So what does this all mean for Paraguayans now? It means that history separates people, people don’t trust each other and are afraid of each other; they only trust their families. People do not work together, people do not know how to work together and have never thought to work together to solve a problem. There is no merit system. People always got somewhere based on who you knew, who you are, or your political party. How hard you work is not a virtue and is not always valued. People don’t expect their government to work for them. The government always covered their very basic needs, usually, and they don’t expect more when they should. People don’t feel they deserve better. They have a very fatalistic attitude. They have a lack of inclination to challenge information and to question. People look outside for solutions and not in themselves. They don’t think, “how can I fix this?” Individuality, creativity and ability are stifled. The education system definitely perpetuates this last point.
Individuality is not valued. If anyone looks at all different it will be pointed out and in a country where everyone has similar hair, eye and skin color a slight difference will be recognized and somewhat negatively. In Paraguay I am a blonde. This was quite a shock to me. I have brown hair, it says so on my driver’s license. Well, my lighter shade of brown hair and the lack of true blondes in this country has labeled me as a “rubia” in Paraguay. But this new label doesn’t feel endearing. It sets me apart in country where blending in is valued and standing out is uncomfortable.
Furthermore, individuality in personal character is not explicitly valued. Because critical thinking is not present in this culture, this means self exploration is also absent. For example, a volunteer came to one of our training sessions and had simulated an activity she conducted in her high school and elementary level classes in her site. It was called “My Personal Flag”. The idea was to draw a flag with symbols that represented you as an individual. The volunteer drew her flag as an example for the students. She explicitly told them it was an example and not to copy. Her flag had green stripes because she loved the environment, a globe because she loved to travel, a heart, and two flags because she had duel citizenship. And sure enough when I looked through the stack of the kids’ personal flags most of them had stripes, a heart, a globe because they love to travel (even though most of them have never even been outside their own towns) and a Paraguayan flag, they almost all looked the same. Kids just don’t know how to be creative even when they are told to, they were never taught how. They were taught to copy what their teacher did and give it back to them, that is all they know. Although I saw a few flags that were very unique and very creative. So, that is where a volunteer can draw inspiration. Progress!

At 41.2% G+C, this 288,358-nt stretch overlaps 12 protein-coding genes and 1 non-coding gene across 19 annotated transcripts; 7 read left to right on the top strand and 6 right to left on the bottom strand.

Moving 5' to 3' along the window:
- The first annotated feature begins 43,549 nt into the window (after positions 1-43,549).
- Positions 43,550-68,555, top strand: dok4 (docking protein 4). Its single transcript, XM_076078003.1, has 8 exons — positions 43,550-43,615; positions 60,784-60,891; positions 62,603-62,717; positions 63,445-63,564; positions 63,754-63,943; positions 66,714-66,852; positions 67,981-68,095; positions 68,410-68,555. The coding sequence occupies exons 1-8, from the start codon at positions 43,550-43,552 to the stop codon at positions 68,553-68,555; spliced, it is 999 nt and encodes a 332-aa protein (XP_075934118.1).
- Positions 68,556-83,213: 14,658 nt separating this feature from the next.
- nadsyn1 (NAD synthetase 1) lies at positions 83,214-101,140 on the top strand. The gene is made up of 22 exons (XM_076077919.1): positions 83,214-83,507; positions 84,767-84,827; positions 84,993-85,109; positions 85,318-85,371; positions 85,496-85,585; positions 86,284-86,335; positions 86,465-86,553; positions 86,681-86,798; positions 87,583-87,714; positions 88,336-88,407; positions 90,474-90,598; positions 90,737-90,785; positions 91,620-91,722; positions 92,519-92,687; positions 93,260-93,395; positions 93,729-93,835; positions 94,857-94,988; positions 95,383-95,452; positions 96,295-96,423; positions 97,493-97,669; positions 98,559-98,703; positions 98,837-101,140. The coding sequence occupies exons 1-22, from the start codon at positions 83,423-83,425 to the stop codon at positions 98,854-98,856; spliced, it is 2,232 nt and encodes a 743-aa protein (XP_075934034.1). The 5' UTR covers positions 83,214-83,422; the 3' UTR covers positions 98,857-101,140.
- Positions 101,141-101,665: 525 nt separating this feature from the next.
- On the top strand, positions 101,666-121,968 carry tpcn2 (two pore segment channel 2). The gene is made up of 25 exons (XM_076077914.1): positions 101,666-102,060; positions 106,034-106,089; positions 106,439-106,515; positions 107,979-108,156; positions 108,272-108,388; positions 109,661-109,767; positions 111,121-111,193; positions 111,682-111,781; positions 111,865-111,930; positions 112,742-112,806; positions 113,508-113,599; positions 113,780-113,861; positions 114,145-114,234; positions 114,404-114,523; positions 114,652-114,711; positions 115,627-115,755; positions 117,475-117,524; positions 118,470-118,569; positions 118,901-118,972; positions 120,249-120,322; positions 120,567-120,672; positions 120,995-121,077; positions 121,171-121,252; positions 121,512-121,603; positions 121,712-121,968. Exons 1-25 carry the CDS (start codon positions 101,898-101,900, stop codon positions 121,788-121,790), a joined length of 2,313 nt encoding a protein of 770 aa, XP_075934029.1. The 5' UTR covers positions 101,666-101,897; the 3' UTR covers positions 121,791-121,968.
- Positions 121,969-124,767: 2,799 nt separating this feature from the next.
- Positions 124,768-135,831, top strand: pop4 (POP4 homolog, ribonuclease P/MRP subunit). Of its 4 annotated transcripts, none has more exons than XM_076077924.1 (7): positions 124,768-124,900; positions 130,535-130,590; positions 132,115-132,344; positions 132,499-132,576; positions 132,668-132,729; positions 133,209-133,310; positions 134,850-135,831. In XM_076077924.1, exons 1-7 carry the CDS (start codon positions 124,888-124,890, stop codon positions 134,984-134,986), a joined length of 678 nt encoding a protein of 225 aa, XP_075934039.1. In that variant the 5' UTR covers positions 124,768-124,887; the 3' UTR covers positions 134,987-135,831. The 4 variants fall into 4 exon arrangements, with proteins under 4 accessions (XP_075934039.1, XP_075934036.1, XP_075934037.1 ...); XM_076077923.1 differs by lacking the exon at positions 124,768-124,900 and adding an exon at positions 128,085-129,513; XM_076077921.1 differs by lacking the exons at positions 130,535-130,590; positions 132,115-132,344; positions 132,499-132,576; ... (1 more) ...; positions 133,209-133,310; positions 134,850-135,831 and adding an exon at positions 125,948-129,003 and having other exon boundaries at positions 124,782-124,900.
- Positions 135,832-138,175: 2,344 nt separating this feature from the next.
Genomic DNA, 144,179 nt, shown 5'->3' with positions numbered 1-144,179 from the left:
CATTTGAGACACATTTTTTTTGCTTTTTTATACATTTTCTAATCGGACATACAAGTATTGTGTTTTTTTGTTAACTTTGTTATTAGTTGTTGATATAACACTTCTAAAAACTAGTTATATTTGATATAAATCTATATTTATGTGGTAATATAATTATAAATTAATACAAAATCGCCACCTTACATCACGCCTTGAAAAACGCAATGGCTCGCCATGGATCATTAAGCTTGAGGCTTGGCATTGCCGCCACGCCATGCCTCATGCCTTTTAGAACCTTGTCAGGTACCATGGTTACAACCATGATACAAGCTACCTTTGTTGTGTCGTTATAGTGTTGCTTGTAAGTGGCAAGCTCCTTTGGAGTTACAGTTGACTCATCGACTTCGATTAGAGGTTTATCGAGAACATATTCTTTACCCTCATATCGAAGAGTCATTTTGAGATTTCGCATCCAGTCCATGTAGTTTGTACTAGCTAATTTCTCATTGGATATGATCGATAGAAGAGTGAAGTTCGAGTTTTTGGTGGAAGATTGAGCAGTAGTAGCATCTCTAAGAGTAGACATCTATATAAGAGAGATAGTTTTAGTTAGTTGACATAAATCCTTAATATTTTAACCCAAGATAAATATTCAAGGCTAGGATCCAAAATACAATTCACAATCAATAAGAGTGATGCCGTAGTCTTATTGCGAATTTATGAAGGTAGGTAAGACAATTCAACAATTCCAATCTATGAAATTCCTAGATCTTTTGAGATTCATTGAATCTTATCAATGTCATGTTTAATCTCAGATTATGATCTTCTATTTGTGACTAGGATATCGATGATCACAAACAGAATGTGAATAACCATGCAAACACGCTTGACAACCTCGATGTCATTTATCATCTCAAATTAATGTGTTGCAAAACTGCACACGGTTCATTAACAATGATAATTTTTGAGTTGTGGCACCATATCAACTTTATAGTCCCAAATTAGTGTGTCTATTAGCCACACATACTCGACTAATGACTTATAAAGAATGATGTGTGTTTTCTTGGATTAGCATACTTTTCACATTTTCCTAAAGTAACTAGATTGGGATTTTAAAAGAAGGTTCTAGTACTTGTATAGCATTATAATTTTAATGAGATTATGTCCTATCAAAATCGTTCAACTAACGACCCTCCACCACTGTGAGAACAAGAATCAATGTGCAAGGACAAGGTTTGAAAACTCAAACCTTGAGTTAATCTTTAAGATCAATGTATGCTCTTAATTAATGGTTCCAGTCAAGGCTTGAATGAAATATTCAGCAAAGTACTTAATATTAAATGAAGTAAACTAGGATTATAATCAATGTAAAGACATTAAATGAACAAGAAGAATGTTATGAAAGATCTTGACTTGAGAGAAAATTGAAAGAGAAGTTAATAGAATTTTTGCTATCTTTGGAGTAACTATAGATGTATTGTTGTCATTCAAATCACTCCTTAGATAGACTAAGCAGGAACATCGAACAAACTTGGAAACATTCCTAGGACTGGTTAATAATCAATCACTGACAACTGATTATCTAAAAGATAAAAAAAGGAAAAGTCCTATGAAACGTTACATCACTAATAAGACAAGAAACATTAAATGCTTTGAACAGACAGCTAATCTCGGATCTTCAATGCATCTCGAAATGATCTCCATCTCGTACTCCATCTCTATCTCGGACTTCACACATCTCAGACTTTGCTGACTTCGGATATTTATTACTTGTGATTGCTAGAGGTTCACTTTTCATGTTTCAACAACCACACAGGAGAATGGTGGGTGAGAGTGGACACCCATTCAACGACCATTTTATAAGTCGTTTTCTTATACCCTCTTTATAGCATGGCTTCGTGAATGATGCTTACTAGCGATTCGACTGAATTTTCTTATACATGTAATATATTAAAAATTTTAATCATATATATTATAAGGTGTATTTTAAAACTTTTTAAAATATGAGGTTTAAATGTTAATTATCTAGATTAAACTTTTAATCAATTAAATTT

What about popular culture? TV, music, dance, art are all very simple. Paraguayans have not yet had enough time without the umbrella of dictatorship to begin to explore the possibilities of a more sophisticated culture as a middle class begins to take shape. At night I sit around the sit with my family and watch many dubbed Disney channel shows and man, woman and child all laugh their asses off at the benign humor. My conclusion from this “phenomenon” is that this culture has not had time to develop a sophisticated sense of humor. My friend Lyn and I were guessing that to have a heightened sense of humor you must be educated and without it adults will find the same things humorous that children do. The constant commenting on who is fat and who is not and how you get fat, who is getting fat, who got skinny is another facet of a simple side of culture. This is what they will continue to find entertaining.
So what does this mean for me as a Peace Corps volunteer? It means I must show how democracy is a beneficial system and how the average citizen can use it to their advantage. Right now a common thought is that democracy is messy and nothing gets done, for example no roads have been built since Stroessner, and Stressner provided a lot more to the people. The fact is people do not know how to run a meeting or work in groups. People do not know they can go to their local municipality and talk to the local mayor or authorities and request funds for a project or ask for help. They do not understand that the government is supposed to work for them. They can form local commissions and petition their local government but often these commissions fall apart because they don’t know the rules or don’t know how to work as a united group. Also, it is my job to teach Paraguayans to challenge the status quo, to not take things for granted, to question. This might seem like such a common concept to us but it has been ingrained in us since we were children. This is a democratic and American quality. It must be taught, it is not inherent. Paraguay is a forgotten corner of the world but in the last two decades has been making great strides to become more exposed. It was easy for the rest of the world to forget about Paraguay: it didn’t have a coastline, its dictators closed it off to the world and was mostly self sustaining, and it didn’t offer any valuable resources to the rest of the world. But as Paraguay has more opportunity to be exposed to the modern global culture and is importing more common global products it is changing and expecting more. So in a country where I am a blonde and a headless dog means buried treasure I guess anything is possible.

1 comment:

  1. Hi Jenna AKA Blondie ;)
    I think you should know how much I enjoy your have a gift.
    Love the car shopping experience, crazy perspectives they have of Americans, and the history lessons.
    Dustin and I just returned from a cruise to Ensenada. It was my very first cruise and I must say that we will be cruising again in the near future. The food, entertainment, crew, excursions, and people make it highly enjoyable. Dustin planned the cruise for my 35th birthday and our 5th anniversary. It feels good to be in my mid-30s. Our family is off to Big Bear on Sunday for 3 nights. We hope to get in lots of bike riding, alpine sliding, smores, games, hiking, and fishing.
    Thinking of you...